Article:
Alice, maybe you already use these, but for a garbage can liner I use the plastic packaging from the large packages of bathroom tissue. The 12 roll packages come in plastic wrap that if cut on one end, leaves a large bag, beg enough for our kitchen trash can. I also use the plastic bags from 10 or 15-lb bags of potatoes and some of the plastic packaging from our institutional-size foods, like the sacks of sugar and rice. That is such a shame that the recycling center near you closed. I hope you find a solution for your recyclables.

  4. Alice, the same thing happened at our dump, here, too. They told us that they used to send the recyclables to CHINA, but now China was charging too much or not paying enough. Breaks our heart not to be able to recycle those things, too, though thankfully we don't buy a lot of food in that sort of packaging to begin with. I think you're right that garbage services are going to go up because volume is inevitably going to go up! But we don't pay for service, anyway. I just make a point of taking whatever we have to the dump anytime I'm driving near that part of town, so it only costs a few cents even in gasoline.

    Lili, this freezer bag thing is a great idea. I know people who save bread bags, and we wash and save the ziplocks that some of our mail order purchases come in; but I never heard anyone save the freezer ones. Seems like they'd be a very convenient size. I thought you were going to say you re-used the ones with zipper openings, and I was going to marvel if you could get those to work properly even for the original contents! (giggle) S&W's zippers work for me, but a lot of the other commercial things with zippers NEVER work correctly, even if I'm very careful to remove the contents with a measuring cup or scoop.

    Oh, and remember we were talking about holiday sales on meat? I went on Monday, and found some good sales that let me buy meat I normally wouldn't or get more of expensive meat. Due to a health issue in our family, we have to buy some organic products, no matter the price; and one of the sales was $2/lb off organic ground beef. So, that was wonderful, and then I packaged it very, very carefully into exactly the size portions needed for that one person; so I was able to make it stretch even farther. I was so happy! :)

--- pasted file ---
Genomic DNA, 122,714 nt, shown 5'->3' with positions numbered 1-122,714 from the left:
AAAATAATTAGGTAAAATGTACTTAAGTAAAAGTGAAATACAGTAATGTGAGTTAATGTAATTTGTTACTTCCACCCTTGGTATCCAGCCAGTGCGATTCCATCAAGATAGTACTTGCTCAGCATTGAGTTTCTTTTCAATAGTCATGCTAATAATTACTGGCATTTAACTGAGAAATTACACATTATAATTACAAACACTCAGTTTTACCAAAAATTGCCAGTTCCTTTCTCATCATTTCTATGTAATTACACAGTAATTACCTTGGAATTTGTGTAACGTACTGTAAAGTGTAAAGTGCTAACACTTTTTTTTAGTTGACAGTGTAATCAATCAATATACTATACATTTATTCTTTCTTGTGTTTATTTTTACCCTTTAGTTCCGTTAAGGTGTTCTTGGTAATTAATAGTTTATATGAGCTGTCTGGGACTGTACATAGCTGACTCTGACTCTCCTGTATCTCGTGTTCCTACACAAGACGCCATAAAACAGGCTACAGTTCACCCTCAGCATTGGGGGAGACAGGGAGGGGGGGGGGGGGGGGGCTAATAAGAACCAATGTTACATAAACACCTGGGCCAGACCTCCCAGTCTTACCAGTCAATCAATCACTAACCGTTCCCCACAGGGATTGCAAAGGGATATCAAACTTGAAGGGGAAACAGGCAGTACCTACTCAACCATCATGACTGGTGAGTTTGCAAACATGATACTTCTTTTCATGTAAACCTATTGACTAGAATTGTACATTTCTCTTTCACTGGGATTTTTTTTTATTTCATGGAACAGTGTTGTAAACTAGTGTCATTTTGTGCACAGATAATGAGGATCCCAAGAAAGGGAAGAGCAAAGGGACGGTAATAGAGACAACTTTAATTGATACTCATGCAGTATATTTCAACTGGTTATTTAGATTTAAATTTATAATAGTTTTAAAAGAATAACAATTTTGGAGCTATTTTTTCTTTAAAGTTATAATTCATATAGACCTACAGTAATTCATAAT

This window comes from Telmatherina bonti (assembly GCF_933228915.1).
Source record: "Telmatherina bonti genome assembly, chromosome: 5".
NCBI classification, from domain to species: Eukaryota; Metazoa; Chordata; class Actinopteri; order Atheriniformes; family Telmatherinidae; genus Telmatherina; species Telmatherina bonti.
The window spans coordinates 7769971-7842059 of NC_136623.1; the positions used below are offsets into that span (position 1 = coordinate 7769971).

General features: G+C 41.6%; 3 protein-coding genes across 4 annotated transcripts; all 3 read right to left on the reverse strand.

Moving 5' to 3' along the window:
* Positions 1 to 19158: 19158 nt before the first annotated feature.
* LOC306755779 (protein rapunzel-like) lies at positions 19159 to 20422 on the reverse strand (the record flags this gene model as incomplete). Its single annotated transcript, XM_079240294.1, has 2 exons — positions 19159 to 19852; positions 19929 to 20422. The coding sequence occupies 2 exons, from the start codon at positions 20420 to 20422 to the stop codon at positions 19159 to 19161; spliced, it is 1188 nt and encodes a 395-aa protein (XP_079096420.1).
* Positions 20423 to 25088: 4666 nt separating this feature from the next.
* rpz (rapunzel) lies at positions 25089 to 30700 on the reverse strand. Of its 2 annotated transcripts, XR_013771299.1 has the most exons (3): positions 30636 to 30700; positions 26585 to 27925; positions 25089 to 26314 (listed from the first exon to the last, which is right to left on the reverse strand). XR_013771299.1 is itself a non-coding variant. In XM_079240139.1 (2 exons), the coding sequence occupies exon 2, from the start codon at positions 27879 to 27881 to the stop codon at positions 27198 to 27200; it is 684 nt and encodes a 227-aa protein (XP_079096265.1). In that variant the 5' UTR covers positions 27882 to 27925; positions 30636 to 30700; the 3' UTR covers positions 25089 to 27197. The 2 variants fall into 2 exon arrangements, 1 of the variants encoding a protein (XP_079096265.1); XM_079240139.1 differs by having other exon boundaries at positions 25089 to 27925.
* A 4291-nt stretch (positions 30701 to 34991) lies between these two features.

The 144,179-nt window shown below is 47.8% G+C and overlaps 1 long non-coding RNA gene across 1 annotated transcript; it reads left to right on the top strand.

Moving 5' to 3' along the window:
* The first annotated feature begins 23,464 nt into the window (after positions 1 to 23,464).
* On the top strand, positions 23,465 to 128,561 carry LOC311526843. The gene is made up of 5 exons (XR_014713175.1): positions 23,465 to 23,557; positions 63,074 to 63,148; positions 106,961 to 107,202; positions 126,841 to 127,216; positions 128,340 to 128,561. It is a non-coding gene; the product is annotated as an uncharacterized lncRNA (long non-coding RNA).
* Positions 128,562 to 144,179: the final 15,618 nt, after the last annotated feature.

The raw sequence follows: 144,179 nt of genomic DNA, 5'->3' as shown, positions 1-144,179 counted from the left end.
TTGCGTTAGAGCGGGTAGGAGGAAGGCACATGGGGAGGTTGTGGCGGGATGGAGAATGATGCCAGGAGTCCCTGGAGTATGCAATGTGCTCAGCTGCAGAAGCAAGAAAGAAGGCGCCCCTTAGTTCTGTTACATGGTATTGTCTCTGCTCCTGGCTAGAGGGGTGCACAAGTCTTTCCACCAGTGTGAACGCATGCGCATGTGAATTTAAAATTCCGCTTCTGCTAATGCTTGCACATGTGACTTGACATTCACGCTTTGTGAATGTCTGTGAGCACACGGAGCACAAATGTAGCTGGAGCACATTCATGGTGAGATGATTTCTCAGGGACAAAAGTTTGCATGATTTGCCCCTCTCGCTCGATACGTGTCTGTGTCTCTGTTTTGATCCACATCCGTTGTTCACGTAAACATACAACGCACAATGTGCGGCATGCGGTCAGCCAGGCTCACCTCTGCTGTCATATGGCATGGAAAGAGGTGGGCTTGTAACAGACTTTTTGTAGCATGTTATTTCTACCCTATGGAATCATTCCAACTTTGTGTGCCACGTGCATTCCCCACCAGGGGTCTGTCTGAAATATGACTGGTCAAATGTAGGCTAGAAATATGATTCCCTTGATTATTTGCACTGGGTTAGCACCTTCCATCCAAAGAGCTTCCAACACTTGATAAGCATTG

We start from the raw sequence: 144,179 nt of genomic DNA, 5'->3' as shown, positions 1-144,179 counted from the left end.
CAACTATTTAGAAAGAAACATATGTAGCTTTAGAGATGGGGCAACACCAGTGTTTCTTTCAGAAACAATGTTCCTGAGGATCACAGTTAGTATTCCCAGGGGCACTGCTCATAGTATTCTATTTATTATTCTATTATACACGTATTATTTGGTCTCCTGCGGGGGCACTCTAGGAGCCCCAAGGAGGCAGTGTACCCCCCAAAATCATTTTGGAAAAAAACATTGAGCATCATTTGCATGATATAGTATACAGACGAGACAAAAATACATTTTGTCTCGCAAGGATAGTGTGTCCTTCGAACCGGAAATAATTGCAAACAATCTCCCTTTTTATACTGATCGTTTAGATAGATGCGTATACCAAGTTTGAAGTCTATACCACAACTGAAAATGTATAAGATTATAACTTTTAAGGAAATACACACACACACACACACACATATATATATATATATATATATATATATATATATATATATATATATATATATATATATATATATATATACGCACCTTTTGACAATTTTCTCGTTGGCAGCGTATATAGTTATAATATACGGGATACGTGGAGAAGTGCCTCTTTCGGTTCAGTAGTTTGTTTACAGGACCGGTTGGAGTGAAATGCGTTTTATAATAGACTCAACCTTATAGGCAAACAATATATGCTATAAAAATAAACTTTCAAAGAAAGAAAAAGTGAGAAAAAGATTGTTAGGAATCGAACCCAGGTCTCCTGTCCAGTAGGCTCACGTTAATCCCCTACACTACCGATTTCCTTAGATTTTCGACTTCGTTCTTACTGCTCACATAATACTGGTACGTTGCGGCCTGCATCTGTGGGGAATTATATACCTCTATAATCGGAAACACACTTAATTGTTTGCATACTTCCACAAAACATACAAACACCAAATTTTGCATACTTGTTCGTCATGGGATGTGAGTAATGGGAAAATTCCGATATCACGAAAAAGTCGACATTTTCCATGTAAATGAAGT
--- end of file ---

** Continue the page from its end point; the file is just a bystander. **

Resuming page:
Take care, everybody@ Sara

  5. Hi Sara,
    What a great dal on organic meat you snagged! And I agree, you're using this meat in the most affordable way for your household's needs. It was extra work to package it all in individual quantities, but that work will pay off in savings. Good job!
    I know what you mean about those zippered bags. Many of those zippers are pathetic and just get in the way. I sometimes just cut the top portion off of the bag, including the zipper, and use a twist tie or a butterfly clip to hold the bag closed.
    This is such a shame to hear that recycling centers are closing. Maybe this will put pressure on manufacturers to use more sustainable packaging. When I spent sometime in Canada in the 80s I saw milk packaged in bags for the first time. I don't know why the US can't do that. I also wish more liquids came in reusable glass containers. I remember the days of milk bottles and soda pop bottles all in glass which was sanitized and reused. This will be interesting to see how everything shakes out. We could be on the precipice of a round of changes to how American manufacturers package products. Keeping fingers crossed.